On September 29, the Times Web site posted a fresh story by John F. Burns, who is now based in Islamabad. Burns did the honorable thing, crediting CNN and USA Today for their reports that special forces are operating inside Afghanistan. He added the news that "several Pakistani air bases . . . have been earmarked" for U.S. military use and that Pakistan's border towns are crawling with U.S. military brass.
Burns also fielded the latest hot potato: a report by Qatar-based Al-Jazeera TV network that the Taliban had arrested three American soldiers and two Afghan guides near the Afghan border with Iran. He reported that the Taliban had denied the story, but also showed an appreciation for the spin factor, quoting diplomats who said the Taliban's denial might be a strategic move designed to forestall any backlash from the U.S.
Clearly no one wants to publish unfounded rumors. But if U.S. troops are allegedly being held hostage and other outlets are reporting it even as the authorities deny it, is that news? CNN seemed to think so. A story posted on its Web site last weekend cited the Al-Jazeera story and a Pentagon source who said that no evidence "lends credence" to the account.
On September 30, the Daily News ran a Reuters dispatch on the Al-Jazeera story, and The Washington Post mentioned it in passing, officially dubbing the report "incorrect." For all we know, the hostage story could turn out to be bogus, the first round of terrorist bluff. And if true, publicizing it could damage public support for the war.
But does that justify whitewashing the news? By the time Burns's dispatch was published in the September 30 print edition of the Times, the references to USA Today and CNN had been edited out, and the hostage story had magically disappeared.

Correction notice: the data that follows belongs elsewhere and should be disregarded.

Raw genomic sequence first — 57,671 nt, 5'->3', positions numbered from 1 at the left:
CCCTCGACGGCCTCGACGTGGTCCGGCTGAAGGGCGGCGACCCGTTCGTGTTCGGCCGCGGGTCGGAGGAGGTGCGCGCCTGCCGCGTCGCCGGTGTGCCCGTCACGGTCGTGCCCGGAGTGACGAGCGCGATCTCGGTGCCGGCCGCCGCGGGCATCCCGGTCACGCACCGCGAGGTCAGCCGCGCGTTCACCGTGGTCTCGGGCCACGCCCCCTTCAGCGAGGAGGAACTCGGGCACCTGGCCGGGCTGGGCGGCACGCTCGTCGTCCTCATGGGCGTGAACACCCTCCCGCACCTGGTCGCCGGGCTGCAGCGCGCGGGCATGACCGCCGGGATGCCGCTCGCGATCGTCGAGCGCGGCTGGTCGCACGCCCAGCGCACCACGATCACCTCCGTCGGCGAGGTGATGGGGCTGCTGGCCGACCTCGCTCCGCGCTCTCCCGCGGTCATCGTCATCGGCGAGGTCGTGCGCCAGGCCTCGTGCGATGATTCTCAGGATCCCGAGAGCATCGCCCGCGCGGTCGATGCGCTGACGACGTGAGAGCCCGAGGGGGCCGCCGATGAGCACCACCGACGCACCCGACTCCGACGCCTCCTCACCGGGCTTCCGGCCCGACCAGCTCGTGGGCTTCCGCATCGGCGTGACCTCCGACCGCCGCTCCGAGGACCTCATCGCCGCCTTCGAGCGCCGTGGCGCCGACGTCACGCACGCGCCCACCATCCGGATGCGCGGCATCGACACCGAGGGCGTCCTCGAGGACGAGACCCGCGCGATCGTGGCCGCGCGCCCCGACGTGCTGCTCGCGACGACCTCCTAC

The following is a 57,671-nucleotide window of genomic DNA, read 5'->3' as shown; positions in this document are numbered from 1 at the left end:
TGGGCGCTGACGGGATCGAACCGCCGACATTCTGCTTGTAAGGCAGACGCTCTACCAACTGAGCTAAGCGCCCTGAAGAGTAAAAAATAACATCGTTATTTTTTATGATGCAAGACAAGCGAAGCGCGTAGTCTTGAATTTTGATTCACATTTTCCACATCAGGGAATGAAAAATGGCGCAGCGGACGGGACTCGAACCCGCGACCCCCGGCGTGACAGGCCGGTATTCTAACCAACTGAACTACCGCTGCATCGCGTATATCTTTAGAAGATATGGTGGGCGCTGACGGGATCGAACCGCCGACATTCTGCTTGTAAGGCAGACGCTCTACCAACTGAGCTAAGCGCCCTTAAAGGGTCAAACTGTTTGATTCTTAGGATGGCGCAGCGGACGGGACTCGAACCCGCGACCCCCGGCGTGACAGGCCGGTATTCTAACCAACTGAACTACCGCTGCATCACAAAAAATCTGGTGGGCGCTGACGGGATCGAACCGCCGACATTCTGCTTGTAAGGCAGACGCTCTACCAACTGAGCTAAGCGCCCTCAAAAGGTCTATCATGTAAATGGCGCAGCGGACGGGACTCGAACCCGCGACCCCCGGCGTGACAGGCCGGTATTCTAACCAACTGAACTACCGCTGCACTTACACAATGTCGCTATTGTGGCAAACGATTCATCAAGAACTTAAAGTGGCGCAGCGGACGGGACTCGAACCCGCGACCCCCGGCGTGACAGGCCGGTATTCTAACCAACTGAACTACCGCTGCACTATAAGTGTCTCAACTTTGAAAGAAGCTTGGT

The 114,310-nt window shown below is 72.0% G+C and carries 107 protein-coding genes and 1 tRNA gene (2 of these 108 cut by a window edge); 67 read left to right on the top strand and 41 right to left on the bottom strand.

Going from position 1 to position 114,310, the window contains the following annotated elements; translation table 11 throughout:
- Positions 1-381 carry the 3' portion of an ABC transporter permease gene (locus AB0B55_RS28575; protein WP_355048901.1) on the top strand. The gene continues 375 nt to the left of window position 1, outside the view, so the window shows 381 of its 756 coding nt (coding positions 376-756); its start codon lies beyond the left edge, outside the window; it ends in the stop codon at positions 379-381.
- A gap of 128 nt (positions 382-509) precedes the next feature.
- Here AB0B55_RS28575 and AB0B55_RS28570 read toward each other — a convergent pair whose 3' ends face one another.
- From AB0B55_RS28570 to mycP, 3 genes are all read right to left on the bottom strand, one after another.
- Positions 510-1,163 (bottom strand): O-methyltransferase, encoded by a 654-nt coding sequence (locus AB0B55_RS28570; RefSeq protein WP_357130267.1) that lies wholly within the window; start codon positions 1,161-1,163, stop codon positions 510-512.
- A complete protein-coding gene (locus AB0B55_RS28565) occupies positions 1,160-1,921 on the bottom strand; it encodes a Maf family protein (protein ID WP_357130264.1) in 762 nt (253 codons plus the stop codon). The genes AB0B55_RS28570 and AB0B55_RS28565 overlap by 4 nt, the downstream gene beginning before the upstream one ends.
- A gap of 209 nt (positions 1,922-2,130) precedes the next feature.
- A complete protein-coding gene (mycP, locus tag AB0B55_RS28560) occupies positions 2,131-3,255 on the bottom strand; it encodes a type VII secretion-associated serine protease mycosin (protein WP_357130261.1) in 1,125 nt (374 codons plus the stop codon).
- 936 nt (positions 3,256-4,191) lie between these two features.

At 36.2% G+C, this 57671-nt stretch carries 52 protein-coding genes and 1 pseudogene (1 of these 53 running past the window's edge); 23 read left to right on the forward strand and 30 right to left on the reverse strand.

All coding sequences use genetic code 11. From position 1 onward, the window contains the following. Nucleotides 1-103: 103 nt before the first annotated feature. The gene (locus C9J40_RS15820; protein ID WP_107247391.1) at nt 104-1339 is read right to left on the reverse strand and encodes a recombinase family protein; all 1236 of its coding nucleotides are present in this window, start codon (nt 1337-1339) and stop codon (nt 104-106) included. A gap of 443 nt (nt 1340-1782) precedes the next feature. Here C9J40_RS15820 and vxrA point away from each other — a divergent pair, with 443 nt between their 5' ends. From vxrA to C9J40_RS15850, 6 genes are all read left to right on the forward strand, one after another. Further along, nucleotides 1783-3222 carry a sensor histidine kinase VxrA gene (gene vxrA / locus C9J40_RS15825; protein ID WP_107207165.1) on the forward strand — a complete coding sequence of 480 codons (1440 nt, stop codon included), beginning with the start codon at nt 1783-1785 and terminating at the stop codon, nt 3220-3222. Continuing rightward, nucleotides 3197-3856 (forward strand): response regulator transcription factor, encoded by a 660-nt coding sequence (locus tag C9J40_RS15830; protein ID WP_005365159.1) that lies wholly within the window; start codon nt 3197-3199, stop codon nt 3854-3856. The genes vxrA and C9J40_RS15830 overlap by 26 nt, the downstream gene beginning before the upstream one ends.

On October 1, the Timesgave Burns the top spot on its Web site, which appears to be the paper's outlet for unsanitized news. Burns quoted a BBC interview with Pakistani General Musharraf (who predicted the U.S. will take action against Afghanistan) and a spokesman for the Northern Alliance, who said the attack would come in a "matter of days." When we do strike, will the American people be the last to know?
In the last few weeks, terrorist panic has caused more than 1000 people to call the manufacturer of the anthrax vaccine, only to find out they can't get it. The standard line is that the government is hoarding the vaccine for military personnel (many of whom were given mandatory anthrax shots between 1997 and 2000). But there's a suspicious subplot involving attractive young women who say the shot made them sick.
You can read about one of them in the October issue of Self: 25-year-old Ronda Breneman, a former army pilot who got three anthrax shots in 1999. Since then, she has lost 45 pounds, stopped menstruating, and developed constant nausea and stomach pain. One servicewoman who got the shots now has lupus; another develop anemia and died. For the record, the Pentagon says the vaccine has no long-term side effects.
Ironically, says Self writer Sheila Weller, some civilians now want the shot regardless of possible side effectsand some military personnel who chose to be discharged rather than get the shot now regret their decision, because they want to perform active duty in the war.